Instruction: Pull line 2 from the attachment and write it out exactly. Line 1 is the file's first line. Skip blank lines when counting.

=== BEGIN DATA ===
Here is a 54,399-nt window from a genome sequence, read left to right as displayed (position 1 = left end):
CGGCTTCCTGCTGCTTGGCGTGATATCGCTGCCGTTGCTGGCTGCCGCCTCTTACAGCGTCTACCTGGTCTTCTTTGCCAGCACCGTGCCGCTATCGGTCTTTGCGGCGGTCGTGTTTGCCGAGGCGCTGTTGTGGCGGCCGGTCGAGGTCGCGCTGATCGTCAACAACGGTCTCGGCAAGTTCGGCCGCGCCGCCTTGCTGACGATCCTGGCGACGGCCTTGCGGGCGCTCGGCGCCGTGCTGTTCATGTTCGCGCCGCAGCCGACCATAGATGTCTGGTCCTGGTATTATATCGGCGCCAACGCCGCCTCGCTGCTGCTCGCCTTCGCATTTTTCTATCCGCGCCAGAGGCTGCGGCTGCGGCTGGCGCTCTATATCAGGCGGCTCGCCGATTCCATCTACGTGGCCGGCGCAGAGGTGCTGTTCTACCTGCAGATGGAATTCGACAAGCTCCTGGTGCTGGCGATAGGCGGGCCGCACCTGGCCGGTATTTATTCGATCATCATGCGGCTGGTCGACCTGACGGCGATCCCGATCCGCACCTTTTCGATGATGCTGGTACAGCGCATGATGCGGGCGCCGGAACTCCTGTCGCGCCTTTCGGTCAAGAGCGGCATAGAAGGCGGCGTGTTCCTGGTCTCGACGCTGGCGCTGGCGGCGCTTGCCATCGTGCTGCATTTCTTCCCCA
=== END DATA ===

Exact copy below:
CGGCTTCCTGCTGCTTGGCGTGATATCGCTGCCGTTGCTGGCTGCCGCCTCTTACAGCGTCTACCTGGTCTTCTTTGCCAGCACCGTGCCGCTATCGGTCTTTGCGGCGGTCGTGTTTGCCGAGGCGCTGTTGTGGCGGCCGGTCGAGGTCGCGCTGATCGTCAACAACGGTCTCGGCAAGTTCGGCCGCGCCGCCTTGCTGACGATCCTGGCGACGGCCTTGCGGGCGCTCGGCGCCGTGCTGTTCATGTTCGCGCCGCAGCCGACCATAGATGTCTGGTCCTGGTATTATATCGGCGCCAACGCCGCCTCGCTGCTGCTCGCCTTCGCATTTTTCTATCCGCGCCAGAGGCTGCGGCTGCGGCTGGCGCTCTATATCAGGCGGCTCGCCGATTCCATCTACGTGGCCGGCGCAGAGGTGCTGTTCTACCTGCAGATGGAATTCGACAAGCTCCTGGTGCTGGCGATAGGCGGGCCGCACCTGGCCGGTATTTATTCGATCATCATGCGGCTGGTCGACCTGACGGCGATCCCGATCCGCACCTTTTCGATGATGCTGGTACAGCGCATGATGCGGGCGCCGGAACTCCTGTCGCGCCTTTCGGTCAAGAGCGGCATAGAAGGCGGCGTGTTCCTGGTCTCGACGCTGGCGCTGGCGGCGCTTGCCATCGTGCTGCATTTCTTCCCCA